Many riders ask why I go snowmobiling in Northeastern Ontario. After all, The Province of Ontario offers 30,000 kilometres of snowmobile trails operated by the Ontario Federation of Snowmobile Clubs (OFSC). So, what makes Northeastern Ontario stand out from the rest and inspires me to return again and again?
Positioned adjacent to Quebec and extending far to the west, Northeastern Ontario stretches north from gateway towns like North Bay, Sudbury and Mattawa all the way to James Bay. Among its neighbouring northern regions, Northeastern Ontario is located closest to Ontario’s major urban centres, a sure-fire magnet pulling snowmobile trail riders north to ride.
Get The Rush
On any given ride elsewhere, you may experience a thrilling section of trail that really blows your mind – you know, the kind that sends chills up and down your spine. One that puts a huge grin on your face that says, “THIS is what snowmobiling’s all about!” Well, Northeastern Ontario delivers that elusive sensation over and over and over again. There’s simply no other place like it in Ontario for feeling the rush on every ride.
Northeastern Ontario’s popularity as a snowmobile destination starts with reliable, long-lasting, abundant snow. Consistently cold temperatures also plunge the mercury below freezing for the entire winter. Together, these natural phenomena create snow crystals with natural binding properties. So, it’s not just any old kind of snow in Northeastern Ontario. It’s excellent snow for grooming – and Old Man Winter continually replenishes it, so previously fallen snow rarely gets old or overworked.
The region’s notoriety as a top snowmobiling playground also results from its natural resources economy. Forestry and mining operations have created an extensive network of access roads that, along with many utility corridors, can become excellent snowmobile trails.
Many of these thoroughfares were built for big trucks and industrial equipment. Consequently, they feature extra wide surfaces, long straightaways, sweeping corners, gentle hills and extended sightlines that make for easy, forgiving and exciting trail riding.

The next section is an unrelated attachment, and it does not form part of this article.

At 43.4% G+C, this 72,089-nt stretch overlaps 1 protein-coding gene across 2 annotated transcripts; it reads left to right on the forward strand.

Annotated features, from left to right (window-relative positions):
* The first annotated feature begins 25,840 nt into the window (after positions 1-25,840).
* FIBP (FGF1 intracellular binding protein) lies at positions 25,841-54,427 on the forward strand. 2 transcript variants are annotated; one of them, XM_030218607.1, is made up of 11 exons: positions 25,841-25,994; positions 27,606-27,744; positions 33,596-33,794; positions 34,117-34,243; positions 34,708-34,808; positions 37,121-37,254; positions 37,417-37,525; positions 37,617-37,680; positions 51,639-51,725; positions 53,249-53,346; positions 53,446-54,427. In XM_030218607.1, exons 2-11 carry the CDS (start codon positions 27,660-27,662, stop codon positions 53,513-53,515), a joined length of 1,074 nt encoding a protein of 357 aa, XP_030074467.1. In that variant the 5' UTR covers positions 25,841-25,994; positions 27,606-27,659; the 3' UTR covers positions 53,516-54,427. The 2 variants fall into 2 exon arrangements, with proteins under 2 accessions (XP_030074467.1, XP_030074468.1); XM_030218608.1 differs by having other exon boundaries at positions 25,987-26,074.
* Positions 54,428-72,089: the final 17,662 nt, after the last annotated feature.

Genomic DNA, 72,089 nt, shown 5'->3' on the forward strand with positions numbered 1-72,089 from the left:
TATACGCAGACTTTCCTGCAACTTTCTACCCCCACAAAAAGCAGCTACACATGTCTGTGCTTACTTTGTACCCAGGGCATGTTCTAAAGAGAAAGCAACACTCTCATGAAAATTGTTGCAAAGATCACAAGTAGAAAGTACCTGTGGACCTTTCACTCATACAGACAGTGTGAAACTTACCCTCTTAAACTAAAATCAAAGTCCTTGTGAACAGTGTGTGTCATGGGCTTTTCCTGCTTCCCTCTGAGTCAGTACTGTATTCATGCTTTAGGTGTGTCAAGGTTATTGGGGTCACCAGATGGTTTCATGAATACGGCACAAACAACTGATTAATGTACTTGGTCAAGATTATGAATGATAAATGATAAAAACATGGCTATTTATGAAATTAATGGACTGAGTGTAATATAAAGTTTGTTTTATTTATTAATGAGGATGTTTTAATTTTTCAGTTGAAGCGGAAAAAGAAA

That’s why the Northeastern Ontario snowmobile clubs of OFSC District 11 (Near North Trail Association), District 12 (Sudbury Trail Plan), District 14 (Timiskaming-Abitibi Trail Association) and District 15 (Northern Corridor du Nord) have worked hard to assemble a seamless web using as many of these superior riding corridors as possible. Most of these routes now form part of the famous Trans Ontario Provincial (TOP) Trail system that connects communities and enables cross-regional riding.
With the key ingredients of quality snow and exceptional trails in place, the focus of the OFSC districts in Northeastern Ontario is on great trail grooming. Many of the backbone trails in their system have the advantage of being on the aforementioned manmade surfaces that were previously or are currently maintained for industrial use. This increases grooming effectiveness, and grooming operations can start earlier and continue virtually uninterrupted all season long. The result is typically a deep base of well-compacted snow that restores well with each grooming run and normally endures longer than anywhere else in the province.
Longest Riding Season
The combination of its weather, trails, and grooming make Northeastern Ontario trail riding possible from December to April in some areas. So, snowmobilers can discover top-notch trail riding here when sledding at home hasn’t even started. Or when your local trails suffer lack of snow or in-season thaws. And when there’s nothing left in the spring but bare ground in your front yard. Or whenever you simply want the best that Ontario has to offer!
All of these factors are a very special advantage in a region that gives new meaning to the word “BIG”. Northern Ontario is 95% Crown Land, most of which is rugged Canadian Shield. With less than 10% of Ontario’s population, much of its 800,000 square kilometre land mass is wilderness. Northeastern Ontario comprises about a third of this huge territory.
So, first timers to this region are always pleasantly surprised by how far you can ride in a day without strain or adding extra hours in the saddle. Northeastern Ontario makes it easy. It’s a paradise for high milers, for long distance saddlebag touring, and for anyone who just wants the ultimate Ontario trail riding adventure.